Robert Louis Stevenson's novella The Strange Case of Dr. Jekyll and Mr. Hyde gives birth to a villain who fits the image of a barbaric monster. Mr. Hyde illustrates the terrifying potential for the beast within to emerge and reflects the Victorian society's fears of the possibility of human degeneration. Adaptations of Hyde's character, including Stan Lee and Jack Kirby's comic book series The Incredible Hulk (1962–), Alan Moore and Kevin O'Neill's neo-Victorian comic book series The League of Extraordinary Gentlemen (1999–2009), Steven Moffat's television miniseries Jekyll (2007), and Charlie Higson's television series Jekyll and Hyde (2015), have transformed Hyde into a monster hero. These versions of Hyde use their passion, impulse, and volatility to save society from larger threats. Thus, adaptations of Hyde demonstrate the ways in which monstrosity can be repurposed for good and how it becomes necessary to combat true evil.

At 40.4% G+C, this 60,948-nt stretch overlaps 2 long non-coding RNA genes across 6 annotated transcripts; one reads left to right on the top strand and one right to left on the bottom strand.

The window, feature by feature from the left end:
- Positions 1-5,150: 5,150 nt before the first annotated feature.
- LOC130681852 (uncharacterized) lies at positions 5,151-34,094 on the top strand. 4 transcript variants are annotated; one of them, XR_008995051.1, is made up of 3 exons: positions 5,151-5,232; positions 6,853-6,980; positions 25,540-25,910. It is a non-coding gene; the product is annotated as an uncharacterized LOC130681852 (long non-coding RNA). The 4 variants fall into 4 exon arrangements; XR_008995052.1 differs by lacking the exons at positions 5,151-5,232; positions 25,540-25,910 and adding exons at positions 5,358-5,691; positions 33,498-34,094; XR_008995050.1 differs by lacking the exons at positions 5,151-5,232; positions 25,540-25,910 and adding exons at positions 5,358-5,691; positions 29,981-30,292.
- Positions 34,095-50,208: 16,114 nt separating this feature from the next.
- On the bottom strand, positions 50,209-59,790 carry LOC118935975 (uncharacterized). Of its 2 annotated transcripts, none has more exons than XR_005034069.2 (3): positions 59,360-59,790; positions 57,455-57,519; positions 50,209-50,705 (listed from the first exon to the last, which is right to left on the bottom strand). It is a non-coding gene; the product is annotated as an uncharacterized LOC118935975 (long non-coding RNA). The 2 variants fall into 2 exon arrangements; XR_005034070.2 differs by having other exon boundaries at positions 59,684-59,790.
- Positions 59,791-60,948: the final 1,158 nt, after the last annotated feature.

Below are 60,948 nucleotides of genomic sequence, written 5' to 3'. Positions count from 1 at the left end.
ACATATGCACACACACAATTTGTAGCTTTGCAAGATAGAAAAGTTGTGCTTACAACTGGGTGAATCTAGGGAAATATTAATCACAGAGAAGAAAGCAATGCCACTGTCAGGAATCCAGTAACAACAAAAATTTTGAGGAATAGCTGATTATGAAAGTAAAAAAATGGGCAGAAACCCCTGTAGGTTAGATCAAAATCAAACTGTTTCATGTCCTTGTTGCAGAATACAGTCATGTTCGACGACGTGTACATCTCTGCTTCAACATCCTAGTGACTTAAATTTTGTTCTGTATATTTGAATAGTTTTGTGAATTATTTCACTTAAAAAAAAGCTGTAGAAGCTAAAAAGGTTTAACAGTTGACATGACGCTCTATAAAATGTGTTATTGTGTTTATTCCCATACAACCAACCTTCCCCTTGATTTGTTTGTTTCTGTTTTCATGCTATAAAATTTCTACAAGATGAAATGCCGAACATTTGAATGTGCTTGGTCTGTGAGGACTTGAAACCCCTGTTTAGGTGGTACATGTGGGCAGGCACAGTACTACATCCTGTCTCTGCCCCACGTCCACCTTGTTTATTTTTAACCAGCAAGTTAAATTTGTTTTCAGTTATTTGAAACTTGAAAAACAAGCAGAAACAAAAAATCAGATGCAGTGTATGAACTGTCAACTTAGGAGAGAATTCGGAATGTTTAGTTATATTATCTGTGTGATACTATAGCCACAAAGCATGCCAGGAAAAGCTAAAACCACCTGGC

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pp. 234-248
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